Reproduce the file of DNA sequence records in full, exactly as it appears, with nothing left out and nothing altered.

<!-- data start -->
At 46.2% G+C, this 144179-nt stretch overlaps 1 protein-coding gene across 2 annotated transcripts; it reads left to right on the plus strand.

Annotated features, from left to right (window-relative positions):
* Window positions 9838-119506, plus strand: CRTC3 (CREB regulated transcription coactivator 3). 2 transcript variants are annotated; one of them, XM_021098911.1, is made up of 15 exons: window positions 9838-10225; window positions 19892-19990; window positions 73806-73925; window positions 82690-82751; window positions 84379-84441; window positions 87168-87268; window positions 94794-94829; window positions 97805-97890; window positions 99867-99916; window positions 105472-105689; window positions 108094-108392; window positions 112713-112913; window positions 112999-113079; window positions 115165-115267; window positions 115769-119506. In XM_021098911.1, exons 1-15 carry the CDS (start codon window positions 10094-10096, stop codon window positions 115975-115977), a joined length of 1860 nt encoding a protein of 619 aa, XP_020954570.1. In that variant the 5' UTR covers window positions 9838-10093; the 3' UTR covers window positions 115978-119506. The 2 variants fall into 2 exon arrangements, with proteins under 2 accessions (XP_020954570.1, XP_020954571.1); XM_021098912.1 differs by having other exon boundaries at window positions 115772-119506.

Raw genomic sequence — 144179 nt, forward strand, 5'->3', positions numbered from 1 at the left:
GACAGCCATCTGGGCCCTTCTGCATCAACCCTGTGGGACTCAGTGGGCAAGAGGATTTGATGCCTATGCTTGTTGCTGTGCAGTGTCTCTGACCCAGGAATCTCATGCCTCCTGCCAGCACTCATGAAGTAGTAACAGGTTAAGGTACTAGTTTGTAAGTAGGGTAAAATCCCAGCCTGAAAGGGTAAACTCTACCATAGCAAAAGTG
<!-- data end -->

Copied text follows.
At 46.2% G+C, this 144179-nt stretch overlaps 1 protein-coding gene across 2 annotated transcripts; it reads left to right on the plus strand.

Annotated features, from left to right (window-relative positions):
* Window positions 9838-119506, plus strand: CRTC3 (CREB regulated transcription coactivator 3). 2 transcript variants are annotated; one of them, XM_021098911.1, is made up of 15 exons: window positions 9838-10225; window positions 19892-19990; window positions 73806-73925; window positions 82690-82751; window positions 84379-84441; window positions 87168-87268; window positions 94794-94829; window positions 97805-97890; window positions 99867-99916; window positions 105472-105689; window positions 108094-108392; window positions 112713-112913; window positions 112999-113079; window positions 115165-115267; window positions 115769-119506. In XM_021098911.1, exons 1-15 carry the CDS (start codon window positions 10094-10096, stop codon window positions 115975-115977), a joined length of 1860 nt encoding a protein of 619 aa, XP_020954570.1. In that variant the 5' UTR covers window positions 9838-10093; the 3' UTR covers window positions 115978-119506. The 2 variants fall into 2 exon arrangements, with proteins under 2 accessions (XP_020954570.1, XP_020954571.1); XM_021098912.1 differs by having other exon boundaries at window positions 115772-119506.

Raw genomic sequence — 144179 nt, forward strand, 5'->3', positions numbered from 1 at the left:
GACAGCCATCTGGGCCCTTCTGCATCAACCCTGTGGGACTCAGTGGGCAAGAGGATTTGATGCCTATGCTTGTTGCTGTGCAGTGTCTCTGACCCAGGAATCTCATGCCTCCTGCCAGCACTCATGAAGTAGTAACAGGTTAAGGTACTAGTTTGTAAGTAGGGTAAAATCCCAGCCTGAAAGGGTAAACTCTACCATAGCAAAAGTG